2. Sekiro: Shadows Die Twice exists as a fundamentally different beast than what many players might expect from the developers who brought them Dark Souls and Bloodborne. FromSoftware manages to infuse the stealth-action game with a lot of the same trimmings and style as their previous action-RPGs, but take Sekiro in an almost entirely different direction. Diverging from their incredibly successful formula to try something new represented a substantial risk. However, Hidetaka Miyazaki and his team pulled off the impossible and created an experience that will surely stick with players for years to come - provided they can adapt to Sekiro's punishing gameplay mechanics. Sekiro tells the story of an honorable (or perhaps dishonorable, depending on your choices) shinobi, a ninja in service to a young boy named Lord Kuro. Of course, a FromSoftware game these days needs an element of the mystic and Lord Kuro also happens to be the Divine Heir, someone blessed with blood that prevents him from ever dying. Of course, that blood makes him the target of every power-hungry figure who yearns for immortality. The lands of Ashina in feudal Japan find themselves overrun with hostile forces and Lord Kuro captured shortly after the game begins. Our titular hero, Sekiro, must use all of his cunning and swordsmanship to rescue his master and follow the Iron Code of the shinobi. In his quest to secure Lord Kuro and follow the boy's orders, Sekiro contends with far more than human adversaries. Ghosts, gods, demons, and creatures straight out of Japanese folklore rise to stop him and spread chaos throughout the land. Learning how to deal with all of these threats, both mundane and supernatural, as just one man armed with a sword and a handful of shinobi tools would be quite the challenge under a Dark Souls-like system of death. You will die. That's an inescapable fact about Sekiro. However, Lord Kuro gave his loyal shinobi the gift of his blood, bestowing the ability to resurrect from the point of death to give another chance at emerging victorious from battle. And what battles you will have to endure and survive. Sekiro: Shadows Die Twice focuses on the back and forth of clashing swords. You won't be able to dodge roll around most attacks or play it safe. Instead the highly lethal combat encourages players to stand toe to toe with adversaries, timing blocks and counters to overcome enemies in a way that would feel right at home in the life or death struggles that play such an important role in Akira Kurosawa's films. In this way, combat becomes more of a dance, blades singing through the air as they strike against flesh and steel. Players who can pick up on the pattern of attacks, the pacing of the dance, will find that Sekiro takes on an almost rhythm game-like feel. Sekiro rewards players for timing blocks and dodges right by turning them into deflections or counters, moves that help open enemies up for attacks. This makes the ability to time moves properly incredibly important. It also often means that running around and avoiding attacks while waiting for an opening is just not enough to make much progress. In fact, most of the boss encounters early on are specifically designed to crush that approach to combat out of players. Clever use of shinobi tools, knowing when to disengage, and recognizing when the time has come to stand your ground and fight head-on all prove integral to standing in triumph over foes. Always remember that Sekiro was built with more verticality in mind than Dark Souls or Bloodborne, so keep an eye out for grappling locations, especially in boss fights. They could open the door for a quick escape or a devastating counterattack. Of course, mastering the basic combat only prepares players for the unexpected challenges that are to come. The world of Sekiro is one where a human with a sharp mind and skilled with a blade can fight on equal terms with gods and demons. The mechanics introduced in the early game apply when fighting colossal beasts and otherworldly threats, though adapting to those animations and rhythms can prove to be a true challenge. Contending with magic and restless undead might seem to put Sekiro on uneven footing, but as players progress, they can use skill points to unlock new combos and techniques to help them compete against even immortal adversaries. Beyond combat, Sekiro has much to offer in terms of narrative. For the past several games, FromSoftware has told stories heavy on lore and world-building without much of a focus on the main protagonist outside of the role they fill within that detailed world. Sekiro: Shadows Die Twice takes a different approach, opting to have a named protagonist with clearly articulated wants and desires, and supporting characters who all relate to him. This, more than anything else, helps Sekiro to feel more grounded than any of Hidetaka Miyazaki's other projects over the last several years. The grounded experience is further reinforced by the fact that the setting is one in which humans not only survive but thrive. Some of the most interesting enemies and encounters aren't big in scope, just two highly competent humans fighting one another in a life or death struggle. Since the narrative frames those human struggles in a more intimate and personal way, the player gets pulled into that fight, too. It simply feels more "real." We are continually reminded throughout the game that dragons, gods, demons, and ghosts are all aberrations; creatures and creations that pervert the natural cycle of the world - or exist outside of it. That brings us to one of the more interesting elements of Sekiro: Shadows Die Twice: Religion. Whereas Dark Souls had bonfires and Bloodborne had lanterns, Sekiro has carvings of Buddha. In fact, Buddha and Buddhist imagery appear numerous times throughout Sekiro and understanding Buddhist philosophy can deepen the understanding of the narrative. For example, a major part of the central conflict raging at the heart of most FromSoftware games has been that holding onto something that will inevitably be lost can only cause suffering; it cannot actually satisfy. In Dark Souls, that something is Gwyn's Age of Fire and the curse placed upon humanity to force them into continuing the cycle over and over again. In Sekiro, the human pursuit of immortality represents a complete abandonment of the natural cycle of death and reincarnation. Sekiro's ability to die and resurrect is shown as useful but also something that spreads disease and suffering onto others. Those who have allowed themselves to become infested with immortal worms become undying and monstrous. The mission to create a god who could bestow eternal life sacrifices untold numbers of children to form one imperfect idol. In Buddhist terms, the dissatisfaction that these characters feel with their impending deaths are part of what is known as dukkha, the suffering and unsatisfying nature of a temporary existence. The way that they deal with that, however, is to wander far in search of an escape, a way to make their temporary state permanent rather than to pursue the eight-fold path and exit the cycle of reincarnation. Sekiro depicts the folly of such a wrong-headed approach to dealing with dukkha and the pain that can be inflicted on others by such an attempt. What interests me the most about Sekiro's depiction of Buddhism comes down to how its included so boldly in the game itself. Not many games are willing to show anything more than a fictional religion for fear that it might alienate some of the consumer base. In Sekiro, however, players pray at Buddha statues to fast-travel, level up, and more. The imagery is carved into the environments. Characters talk about Buddha, too. In fact, one of the main characters can't seem to stop carving Buddhas. One of the most important items players collect over their time spent in Sekiro are Buddhist prayer beads. There are even several cutscenes depicting the earnest prayers of our protagonist. That's bold and fascinating. How often have you seen a Muslim in prayer in a video game? Or a Christian? I honestly don't know that I have ever seen a protagonist in a video game pray in relation to a religion that exists in the real world. Video games are art and religion seems to be one of those areas that video games haven't yet gone in-depth, so this could be a sign of things to come. Conclusion: Sekiro: Shadows Die Twice stands apart from the Soulsborne games. The highly lethal approach to combat seems suited for the mechanics and message the developers were going for. Encounters with enemies feel fair, with tight controls responding well to the rhythm of battle; even normal enemies sometimes achieve the satisfying back-and-forth trading of blows often reserved for mini-bosses. The world doesn't stop surprising right up until the end, especially if you aren't familiar with Japanese folklore. The main complaint about Sekiro's gameplay would be the functional but shoddy stealth system. A sequel seems almost inevitable at this point and further refinements to sneaking and related abilities would go a long way toward making it feel more robust. Perhaps sneaking through an enemy city and avoiding the non-violent civilians? Experiencing Sekiro's visuals feels like a treat for the eyes. The lighting and level design often lead to moments that feel cinematic and the day-night cycle that progresses as main story objectives are achieved lends each location a new experience when you begin backtracking looking for secrets (something you should definitely do). The music in Sekiro failed to live up to the standards of the visuals, but it doesn't actively detract from the game in any major way. It just doesn't stand out. However, the sound design almost completely makes up for the lackluster score. Blades clashing, otherworldly howls, the melancholy notes of ethereal instruments floating through the air, Sekiro: Shadows Die Twice knows how to characterize its enemies and struggles by sound alone. Sekiro: Shadows Die Twice should absolutely be on your gaming wishlist if you have any love for FromSoftware titles or action games in general. It doesn't get much better than this. Sekiro: Shadows Die Twice was reviewed on PC and is available now on PlayStation 4, Xbox One, and PC. Don't forget to sign up for Extra Life to help sick and injured kids in hospitals around the US and Canada by playing games! View full article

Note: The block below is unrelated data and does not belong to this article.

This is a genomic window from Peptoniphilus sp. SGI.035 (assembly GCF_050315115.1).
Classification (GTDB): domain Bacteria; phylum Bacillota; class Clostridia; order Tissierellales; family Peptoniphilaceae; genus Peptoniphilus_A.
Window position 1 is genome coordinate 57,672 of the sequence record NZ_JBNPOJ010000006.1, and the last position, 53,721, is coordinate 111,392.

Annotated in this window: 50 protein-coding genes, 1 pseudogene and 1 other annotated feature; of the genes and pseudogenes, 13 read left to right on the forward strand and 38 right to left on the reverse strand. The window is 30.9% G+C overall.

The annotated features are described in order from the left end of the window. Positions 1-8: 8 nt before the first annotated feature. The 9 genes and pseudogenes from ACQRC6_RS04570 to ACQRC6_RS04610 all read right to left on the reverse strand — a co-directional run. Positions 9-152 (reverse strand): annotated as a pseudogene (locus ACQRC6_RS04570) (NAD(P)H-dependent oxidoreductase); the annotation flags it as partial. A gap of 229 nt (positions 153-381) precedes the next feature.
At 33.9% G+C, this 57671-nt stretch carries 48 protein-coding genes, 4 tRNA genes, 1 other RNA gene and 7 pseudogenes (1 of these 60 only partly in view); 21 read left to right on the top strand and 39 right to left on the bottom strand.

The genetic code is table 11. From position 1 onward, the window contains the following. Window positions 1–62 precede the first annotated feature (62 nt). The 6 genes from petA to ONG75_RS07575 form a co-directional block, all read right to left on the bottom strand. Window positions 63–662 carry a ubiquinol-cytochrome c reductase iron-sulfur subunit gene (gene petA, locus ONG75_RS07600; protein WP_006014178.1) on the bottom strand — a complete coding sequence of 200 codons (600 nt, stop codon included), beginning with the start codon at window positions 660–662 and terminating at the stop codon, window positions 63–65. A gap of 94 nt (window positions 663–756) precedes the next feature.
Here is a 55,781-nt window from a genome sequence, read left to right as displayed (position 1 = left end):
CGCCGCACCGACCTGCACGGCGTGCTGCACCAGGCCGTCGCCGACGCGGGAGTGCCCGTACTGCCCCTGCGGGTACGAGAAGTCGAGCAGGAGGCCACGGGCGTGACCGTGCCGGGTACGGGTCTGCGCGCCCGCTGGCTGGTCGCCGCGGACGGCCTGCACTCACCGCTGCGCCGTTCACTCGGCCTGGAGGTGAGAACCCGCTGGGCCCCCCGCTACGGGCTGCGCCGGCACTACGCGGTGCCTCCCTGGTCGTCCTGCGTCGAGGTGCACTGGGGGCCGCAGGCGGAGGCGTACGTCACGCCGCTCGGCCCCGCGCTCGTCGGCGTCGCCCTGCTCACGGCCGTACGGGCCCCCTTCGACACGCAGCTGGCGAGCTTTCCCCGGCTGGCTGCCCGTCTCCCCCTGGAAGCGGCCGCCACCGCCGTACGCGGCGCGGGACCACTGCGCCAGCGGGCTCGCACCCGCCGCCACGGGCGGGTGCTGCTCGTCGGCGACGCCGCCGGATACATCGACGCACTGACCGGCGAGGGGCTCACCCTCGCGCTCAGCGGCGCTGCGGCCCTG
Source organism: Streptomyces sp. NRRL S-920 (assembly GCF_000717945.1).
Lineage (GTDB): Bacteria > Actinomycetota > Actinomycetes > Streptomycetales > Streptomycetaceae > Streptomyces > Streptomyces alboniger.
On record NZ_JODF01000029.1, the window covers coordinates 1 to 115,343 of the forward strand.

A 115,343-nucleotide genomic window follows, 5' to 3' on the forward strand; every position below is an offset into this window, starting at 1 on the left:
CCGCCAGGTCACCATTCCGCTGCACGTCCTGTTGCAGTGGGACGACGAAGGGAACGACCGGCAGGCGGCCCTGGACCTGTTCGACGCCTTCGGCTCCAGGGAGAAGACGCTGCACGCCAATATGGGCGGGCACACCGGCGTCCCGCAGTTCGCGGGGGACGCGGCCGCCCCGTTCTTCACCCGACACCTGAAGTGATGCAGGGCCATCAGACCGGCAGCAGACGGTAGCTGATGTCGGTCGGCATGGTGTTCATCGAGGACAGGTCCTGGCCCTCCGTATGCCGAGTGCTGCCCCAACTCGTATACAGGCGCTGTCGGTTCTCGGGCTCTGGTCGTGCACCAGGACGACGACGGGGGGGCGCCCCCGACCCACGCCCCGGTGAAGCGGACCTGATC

3. The Dark Souls series has defined itself as a fight around the idea of entropy. Should we embrace that all things must come to an end or rage against the dying of the light? Or perhaps find another way entirely? This conflict forms the central theme that permeates every nook and cranny of the game world, clarifying itself with each new enemy and boss. That struggle makes up the Dark Soul itself. The kingdoms of men in the Age of Fire, for all their strength, are doomed to fade and succumb to a curse brought on by time and the gods themselves. When the curse awakens, it makes men immortal, living on in a state of undeath, but once undead, humans begin to lose bits of themselves as time passes. Time eventually wears them away into hollows, mindless monsters who hunger for purpose. There is only one way to lift the curse: A hero must arise and brave the dangers of a world deteriorating into chaos to rekindle the First Flame, a bastion of power that preserves the world. After braving horrors and madness, players are given the option of rekindling the First Flame with their life or snuffing it out to usher in the Age of Dark, a new world order that embraces a fireless world - but there may be other choices hidden to all but a few. Players entered the world of the first Dark Souls shortly after the curse had begun afflicting humans for the first time. No matter how that great cataclysm is resolved, the events of Dark Souls II take place far into the future, in the middle of the Age of Fire. The second game has players fighting to ascend to the Throne of Want, a throne that looks strikingly like a kiln. Again, no matter how players decide to end the story, Dark Souls III happens. This time, the Age of Fire has begun to literally choke on its own ash. The First Flame is dying. It has been linked so many times that one powerful soul can no longer relight it. Now several are needed. In an effort to avert almost certain death, powerful beings from history have revived as Lords of Cinder to become sacrifices, however all but one refuse their duty to continue the world. One more bit of unkindled ash arises from the graves of heroes and receives the task of uniting those Lords and relighting the flame – the player. From the beginning, the world of Dark Souls III feels tired and broken. Ash litters the ground. Violent religious cults abound, each with their own ways of coping with their hopeless plight. The player isn’t even a lowly undead as in previous titles, but the dregs of ashen souls randomly reforged. Even immortal dragons have begun to succumb to decay of mind and body. This is the Dark Souls that players have known and loved since the beginning of the series, but all around the edges of that Dark Souls identity threads come unraveled. Of course, when I say “this is the same Dark Souls,” I mean thematically and visually. The mechanics of Dark Souls III have undergone a revision that incorporates lessons learned from the development of Bloodborne. When Bloodborne released, people compared its fast, aggressive combat favorably against the more deliberate, measured pace of the Dark Souls series. You can see that quickened sensibility translated into Dark Souls III in a number of little ways. For example, the player gets locked into fewer animations, something that in previous Souls games could mean death by accidental button press. More weapons feature transformations between distinct move sets, something that Bloodborne certainly popularized. Combat occurs with a desperate finality. The enemies players encounter act as if they know they are living in a world with a mortal wound, a fatal injury that affects them as well. And as the saying goes, “nothing is more dangerous than a wounded animal.” Enemies throw themselves into combat ferociously, adopting frenzied patterns of attack. Sometimes these patterns can seem unfair, but the core fun of Dark Souls has always been in learning those patterns and overcoming obstacles either alone or in jolly cooperation with other players. Dark Souls III feels rigorously balanced to avoid luring players into cheap deaths. Often it feels like if you’re just vigilant enough, you could deal with anything the game might throw at you. Though that confidence is often immediately undercut by a blistering encounter - if nothing else, Dark Souls III keeps players humble. Developer From Software describes their artistic approach to Dark Souls III as “withered beauty.” I wasn’t sure at first if the style of a dying world in all its dilapidated grandeur stemmed from a conscious choice or if the aesthetic was an extension of series creator Hidetaka Miyazaki’s reluctance to return to the series. He had made some statements in the past that indicated he wanted to be done with Dark Souls and that too many sequels would muddy his original intent. After spending almost 100 hours in its intricate, crumbling world, I feel comfortable saying that, yes, Dark Souls III is an entirely intentional work of art that brings the series full circle. While the core game does conclude on a definitive note regardless of player choice, the DLC ultimately brings things to a climactic final coda at the end of all things: A clash between the old world and the possibilities of the future. Ashes of Ariandel invites players into a world of rot and ice, a refuge from the apocalypse in the outside world. However, the shelter from ending possesses its own dangers and stands out as providing one of the most unique encounters in Dark Souls III. It also introduces a largely disposable multiplayer Vs. Mode, though I am sure many will derive some joy from fighting friends and strangers. Ashes of Ariandel ultimately exists to set the stage for The Ringed City DLC. This lore-heavy expansion has players delving into the legendary home of the Pygmies, an obscure, but important race of beings in the Souls universe. However, some characters and creatures have persisted within the city’s walls for countless years, standing firm to ward off intruders who come hoping to lay claim to the titular Dark Soul. Strangely, the final encounter in this DLC doesn’t end with an explosive cutscene or much exposition, just an intimate battle to the death and a subtle revelation hidden within the Ashes of Ariandel. It’s quiet, and that muted finale subverts expectations in a game that goes big so often. But that ending gets at the heart of what Dark Souls III and, indeed, what the larger Dark Souls series was about from the beginning. Conclusion: Dark Souls has been about the continuation of a toxic cycle, a cycle that offers diminishing returns with each renewal. Miyazaki purposefully left that cycle open to interpretation as an artistic statement. Does it represent addiction? Depression? Existentialism? One can interpret the cycle of spiraling rebirth and death to mean quite a number of things on a personal level – that, along with the near perfect "firm but fair" mechanics, is part of what allowed so many people to identify so strongly with the series. Dark Souls III sees that cycle finally spiral down toward its ultimate conclusion. The world can continue to struggle on, locked in an endless twilight, take the plunge into darkness where hope might one day be born anew, or the cycle can be broken into something else entirely. Even in this ending, Miyazaki leaves what the series could mean up to each player’s interpretation. There are some who see nothing in it, a pointless exercise in rehashing the Dark Souls adventure for a third time. There are some who see some truth in that portrayal of the world. Personally, Dark Souls III seems to be a meta commentary on the creative process – it is an adventure that seems limitless until limits are imposed upon it by solidifying an idea and making it real, and then creativity dies or stagnates or, very rarely, soldiers on toward something new and unknown. Indeed, while Miyazaki might not have initially desired a Dark Souls III, he and his team made the most of it while operating within the constraints of the franchise. Now From Software is working on something new, a new world on a new canvas. Dark Souls III is now available on PlayStation 4, Xbox One, and PC